Featured Videos

Your JavaScript is turned off or you have an old version of Adobe's Flash Player. Get the latest Flash player.
Hate Groups Spread Influence Via Interneti
X
Mike O'Sullivan
June 30, 2015 8:20 PM
Hate groups of various kinds are using the Internet for propaganda and recruitment, and a Jewish human rights organization that monitors these groups, the Simon Wiesenthal Center, says their influence is growing. The messages are different, but the calls to hatred or violence are similar. VOA's Mike O’Sullivan reports.
Video

Video Hate Groups Spread Influence Via Internet

Hate groups of various kinds are using the Internet for propaganda and recruitment, and a Jewish human rights organization that monitors these groups, the Simon Wiesenthal Center, says their influence is growing. The messages are different, but the calls to hatred or violence are similar. VOA's Mike O’Sullivan reports.
Video

Video US Silica Sand Mining Surge Worries Illinois Residents, Businesses

Increased domestic U.S. oil and gas production, thanks to advances known as “fracking,” has created a boom for other industries supporting that extraction. Demand for silica sand, used in fracking, could triple over the next five years. In the Midwest state of Illinois, people living near the mines are worried about how increased silica sand mining will affect their businesses and their health. VOA’s Kane Farabaugh has more in this first of a series of reports.
Video

Video Blind Somali Journalist Defies Odds in Mogadishu

Despite improving security in the last few years, Somalia remains one of the most dangerous countries to be a journalist – even more so for someone who cannot see. Abdulaziz Billow has the story of journalist Abdifatah Hassan Kalgacal, who has been reporting from the Somali capital for the last decade despite being blind.
Video

Video Texas Defies Same-Sex Marriage Ruling

Texas state officials have criticized the US Supreme Court decision giving same-sex couples the right to marry nationwide. The attorney general of Texas says last week's decision did not overrule constitutional "rights of religious liberty," and therefore officials performing wedding services can refuse to perform them for same-sex couples if it is against their religious beliefs. Zlatica Hoke reports on the controversy.
Video

Video Syrians Flee IS Advance in Hasaka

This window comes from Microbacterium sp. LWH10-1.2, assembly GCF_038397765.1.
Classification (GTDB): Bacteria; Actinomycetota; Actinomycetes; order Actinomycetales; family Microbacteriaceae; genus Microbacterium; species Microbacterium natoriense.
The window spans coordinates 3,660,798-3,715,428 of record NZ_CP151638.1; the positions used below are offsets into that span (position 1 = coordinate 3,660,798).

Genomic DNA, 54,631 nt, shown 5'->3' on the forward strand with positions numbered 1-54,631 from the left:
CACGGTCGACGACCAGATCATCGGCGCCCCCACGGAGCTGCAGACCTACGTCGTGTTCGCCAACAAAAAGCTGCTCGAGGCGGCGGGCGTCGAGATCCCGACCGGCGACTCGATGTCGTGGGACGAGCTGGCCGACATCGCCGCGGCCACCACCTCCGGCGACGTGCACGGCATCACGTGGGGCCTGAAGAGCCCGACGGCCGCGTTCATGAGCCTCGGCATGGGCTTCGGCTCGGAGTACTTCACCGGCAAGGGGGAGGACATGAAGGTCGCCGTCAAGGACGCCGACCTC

The Syrian government said Monday it has taken back one of several districts in Hasaka overrun by Islamic State militants. But continued fighting elsewhere in the northern city has forced thousands of civilians from their homes. In this report narrated by Bill Rodgers, VOA Kurdish Service reporter Zana Omer describes the scene in Amouda, where some of the displaced are taking refuge.
Video

Video Rabbi Hits Road to Heal Jewish-Muslim Relations in France

France is on high alert after last week's terrorist attack near the city Lyon, just six months after deadly Paris shootings. The attack have added new tensions to relations between French Jews and Muslims. France’s Jewish and Muslim communities also share a common heritage, though, and as far as one French rabbi is concerned, they are destined to be friends. From the Paris suburb of La Courneuve, Lisa Bryant reports about Rabbi Michel Serfaty and his friendship bus.
Video

Video S. Korea Christians Protest Gay Rights Festival

The U.S. Supreme Court decision mandating marriage equality nationwide has energized gay rights supporters around the world. Gay rights remain a highly contentious issue in a key U.S. ally, South Korea, where police did a deft job Sunday of preventing potential clashes between Christian protesters and gay activists. Kurt Achin reports from Seoul.
Video

Video Saudi Leaks Expose ‘Checkbook Diplomacy’ In Battle With Iran

Saudi Arabia’s willingness to wield its oil money on the global diplomatic stage appears to have been laid bare, after the website WikiLeaks published tens of thousands of leaked cables from Riyadh’s Ministry of Foreign Affairs. VOA's Henry Ridgwell reports.
Video

Video Nubians in Kenya Face Land Challenges

East Africa's ethnic Nubians have a rich cultural history that dates back thousands of years, but in Kenya they are facing hardships, including the loss of lands they have lived on for generations. They say the government has reneged on its pledge to award them title deeds for the plots. VOA's Lenny Ruvaga reports.
Video

Video Military Experts Question New Russian Tank Capabilities

Russia has been showing off its new tank design – the Armata T-14. Designers claim it is 20 years ahead of current Western designs - and driving it feels like playing a computer game. But military analysts question those assertions, and warn the cost could be too heavy a burden for Russia’s struggling economy. Henry Ridgwell reports.
Video

Video In Kenya, Police Said to Shoot First, Ask Questions Later

An organization that documents torture and extrajudicial killings says Kenyan police were responsible for 1,252 shooting deaths in five cities, including Nairobi, between 2009 and 2014, representing 67 percent of all gun deaths in the areas reviewed. Gabe Joselow has more from Nairobi.
Video

Video In Syrian Crisis, Social Media Offer Small Comforts

Za’atari, a makeshift city in Jordan, may be the only Syrian refugee camp to tweet its activities, in an effort to keep donors motivated as the war in Syria intensifies and the humanitarian crisis deepens. Inside the camp, families say mobile phone applications help hold together families that are physically torn apart. VOA’s Heather Murdock reports.

VOA Blogs